They say the brand used the global pandemic as a cover-up to quietly dismantle their unionization efforts — and attracted the support of Bernie Sanders along the way.
It’s not every day that a major politician weighs in on a fashion dispute, but that’s just what happened this week when presidential hopeful Bernie Sanders began tweeting about direct-to-consumer retail darling Everlane.
Seventy-eight-year-old Senator Sanders took to social media to comment on the brand that’s become synonymous with a millennial approach to getting dressed. The thing that got his attention? A group of former employees claiming that the company is using the Covid-19 pandemic as an excuse to quietly dismantle a recently-formed union.
“Using this health and economic crisis to union bust is morally unacceptable,” Sanders (or perhaps one of his recycled fleece-wearing millennial campaigners) tweeted from his account. “I’m calling on @Everlane to bring workers back on payroll and recognize the @EverlaneU [Everlane Union].”
Though Everlane has built its reputation on transparency, ethics and affordable basics, Sanders’ tweet referenced a storm that’s been brewing around the brand’s treatment of its employees since the end of last year.
In late December 2019, a number of Everlane’s customer experience (aka CX) workers — a team of remote, part-time employees — announced their intention to unionize to better advocate for their employment needs. Though the announcement sparked some media coverage and buzz amongst the “ethical fashion” community on Instagram, it didn’t result in the brand formally recognizing the union.
But it was a more recent turn of events that attracted the attention of the likes of Senator Sanders. On March 23, the union sent an email to Everlane asking that the brand voluntarily recognize the union and claiming the union was backed by a strong majority of the CX team. According to a representative of the union, who spoke on the condition of anonymity, the letter was never responded to nor acknowledged by corporate.
Four days later, 42 out of the CX team’s 57 members were fired. No one who had expressed public support for the union was kept on, according to the union rep.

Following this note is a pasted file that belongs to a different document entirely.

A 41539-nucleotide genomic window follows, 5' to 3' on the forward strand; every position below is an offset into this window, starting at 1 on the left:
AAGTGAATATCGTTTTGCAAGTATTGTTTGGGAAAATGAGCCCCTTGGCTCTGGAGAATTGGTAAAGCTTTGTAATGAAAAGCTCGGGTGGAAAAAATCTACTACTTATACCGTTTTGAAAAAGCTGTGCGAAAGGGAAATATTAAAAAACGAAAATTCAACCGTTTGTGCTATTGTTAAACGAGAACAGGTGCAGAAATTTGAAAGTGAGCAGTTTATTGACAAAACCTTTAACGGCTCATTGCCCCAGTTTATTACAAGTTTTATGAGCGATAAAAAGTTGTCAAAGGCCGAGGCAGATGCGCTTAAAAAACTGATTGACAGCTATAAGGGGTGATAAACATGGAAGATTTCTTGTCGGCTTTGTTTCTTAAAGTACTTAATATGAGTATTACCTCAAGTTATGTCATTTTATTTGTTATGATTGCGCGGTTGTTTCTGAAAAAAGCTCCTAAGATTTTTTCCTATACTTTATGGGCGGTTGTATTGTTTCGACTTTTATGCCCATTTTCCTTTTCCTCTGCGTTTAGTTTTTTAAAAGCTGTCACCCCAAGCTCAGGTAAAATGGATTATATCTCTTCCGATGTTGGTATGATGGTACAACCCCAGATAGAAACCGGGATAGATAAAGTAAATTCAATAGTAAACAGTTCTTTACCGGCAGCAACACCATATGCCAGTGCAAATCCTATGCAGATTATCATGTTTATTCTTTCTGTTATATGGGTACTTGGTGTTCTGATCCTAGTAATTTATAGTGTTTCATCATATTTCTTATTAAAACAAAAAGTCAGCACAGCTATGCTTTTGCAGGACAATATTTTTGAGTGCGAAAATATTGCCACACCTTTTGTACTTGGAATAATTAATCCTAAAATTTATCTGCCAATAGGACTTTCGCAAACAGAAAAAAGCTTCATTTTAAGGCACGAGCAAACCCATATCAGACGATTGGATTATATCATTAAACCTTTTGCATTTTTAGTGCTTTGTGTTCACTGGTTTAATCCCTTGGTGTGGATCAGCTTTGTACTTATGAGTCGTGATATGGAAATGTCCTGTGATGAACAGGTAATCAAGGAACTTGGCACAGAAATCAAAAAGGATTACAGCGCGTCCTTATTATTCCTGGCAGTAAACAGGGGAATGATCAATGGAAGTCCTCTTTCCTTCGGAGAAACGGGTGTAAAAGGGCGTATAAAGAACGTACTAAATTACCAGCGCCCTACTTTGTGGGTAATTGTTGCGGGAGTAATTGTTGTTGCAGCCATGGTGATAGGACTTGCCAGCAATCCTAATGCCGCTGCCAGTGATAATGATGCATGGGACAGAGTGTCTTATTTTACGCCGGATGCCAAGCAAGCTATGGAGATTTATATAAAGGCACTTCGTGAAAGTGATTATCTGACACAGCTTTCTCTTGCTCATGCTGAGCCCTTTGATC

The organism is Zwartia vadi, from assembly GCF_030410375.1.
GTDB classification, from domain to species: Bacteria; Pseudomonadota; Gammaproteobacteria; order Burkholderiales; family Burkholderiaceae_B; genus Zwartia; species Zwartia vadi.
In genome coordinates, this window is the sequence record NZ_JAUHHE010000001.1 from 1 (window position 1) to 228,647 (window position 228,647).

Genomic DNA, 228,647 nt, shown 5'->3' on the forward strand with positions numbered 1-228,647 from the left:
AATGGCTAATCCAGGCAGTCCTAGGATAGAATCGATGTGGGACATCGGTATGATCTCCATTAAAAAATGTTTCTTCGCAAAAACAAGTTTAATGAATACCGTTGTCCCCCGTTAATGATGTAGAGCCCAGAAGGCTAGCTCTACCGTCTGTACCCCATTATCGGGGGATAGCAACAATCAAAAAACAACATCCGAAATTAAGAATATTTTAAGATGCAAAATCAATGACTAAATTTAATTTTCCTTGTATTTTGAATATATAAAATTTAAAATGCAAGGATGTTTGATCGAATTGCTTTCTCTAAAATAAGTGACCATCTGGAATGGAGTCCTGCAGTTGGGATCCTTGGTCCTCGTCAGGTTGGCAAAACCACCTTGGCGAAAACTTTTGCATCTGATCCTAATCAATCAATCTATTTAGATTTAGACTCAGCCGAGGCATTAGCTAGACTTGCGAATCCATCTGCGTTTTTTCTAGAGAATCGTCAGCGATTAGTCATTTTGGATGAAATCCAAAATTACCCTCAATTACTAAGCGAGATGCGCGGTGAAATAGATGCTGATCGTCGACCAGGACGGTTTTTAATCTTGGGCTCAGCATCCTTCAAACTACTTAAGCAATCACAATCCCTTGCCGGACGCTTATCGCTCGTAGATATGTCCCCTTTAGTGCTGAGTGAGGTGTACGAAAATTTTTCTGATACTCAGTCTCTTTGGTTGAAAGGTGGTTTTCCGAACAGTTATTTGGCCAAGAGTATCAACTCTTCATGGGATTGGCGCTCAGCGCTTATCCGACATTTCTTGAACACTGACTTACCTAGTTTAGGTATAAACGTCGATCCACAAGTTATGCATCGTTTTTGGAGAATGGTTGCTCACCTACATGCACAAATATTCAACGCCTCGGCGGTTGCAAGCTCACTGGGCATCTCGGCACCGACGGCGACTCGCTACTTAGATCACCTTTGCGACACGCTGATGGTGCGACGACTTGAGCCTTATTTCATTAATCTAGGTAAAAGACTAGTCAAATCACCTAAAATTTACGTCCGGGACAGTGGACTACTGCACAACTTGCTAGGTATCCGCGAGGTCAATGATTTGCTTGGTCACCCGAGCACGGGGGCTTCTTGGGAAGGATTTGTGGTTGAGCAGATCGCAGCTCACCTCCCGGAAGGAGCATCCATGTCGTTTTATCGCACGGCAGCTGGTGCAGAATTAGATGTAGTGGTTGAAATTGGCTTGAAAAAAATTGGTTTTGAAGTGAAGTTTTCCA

“The timing of this just cannot be coincidental. Everlane has thrown a lot out into the public sphere saying ‘this is in response to Covid, our business has been severely impacted,'” the union rep tells Fashionista on the phone. “But the retail stores never made up a significant portion of their sales. They have always been a primarily e-commerce company.”
Everlane, however, shared a different version of the story. In a notes app signed with founder Michael Preysman‘s name, the Everlane Twitter account responded to Senator Sanders’ tweet by claiming “we are not profitable and do not have a cash balance” and “we had to eliminate all part-time associates across the brand.”
A few days later, Preysman issued a public letter on the brand’s website linking the job losses to Covid-19 and noting that the 42 CX workers laid off made up only 14% of the layoffs that happened across the company. He also pointed out that those the company retained from CX were transitioned from part-time to full-time status and granted health benefits.
“Covid-19 has spared no part of our business. After considering all of our options, last week we had to let go of many of our talented team members across our part-time and retail teams,” Preysman said, adding that Everlane’s margins have “eroded” and its stores are closed indefinitely. In an additional statement shared with Fashionista, the brand noted that “total revenue is off our original plan by 25%.”
In Preysman’s public letter, he went on to say that Everlane would never “[use] the pandemic as a way to end internal union-organizing efforts” and that “Everlane has and always will support workers’ rights to choose to unionize via the democratic election process outlined by the National Labor Relations Board (NLRB).” On the brand’s Covid-19 FAQ page, which was also updated to address the unionization efforts, the brand said, “In the four months since this started, there was never a petition filed with the NLRB to begin that process.”
To the average customer trying to decide whose version of events to believe, the situation might read as a confusing he-said, she-said scenario with no clear outcome.
But there are a few points worth noting. According to Charlotte Garden, an Associate Professor of Law at Seattle University whose expertise is in labor and employment law, the fact that the layoffs happened just four days after the union asked for voluntary recognition is especially worth paying attention to.
“On one hand, it is of course true that companies are dealing with drop-offs in business, and some are responding by making layoffs. On the other hand, the timing here is very suspicious,” she told Fashionista in an email. “Further, it is distressingly common for companies to fire workers in response to organizing drives. So, despite the terrible events we are all living through, this situation makes my alarm bells go off.”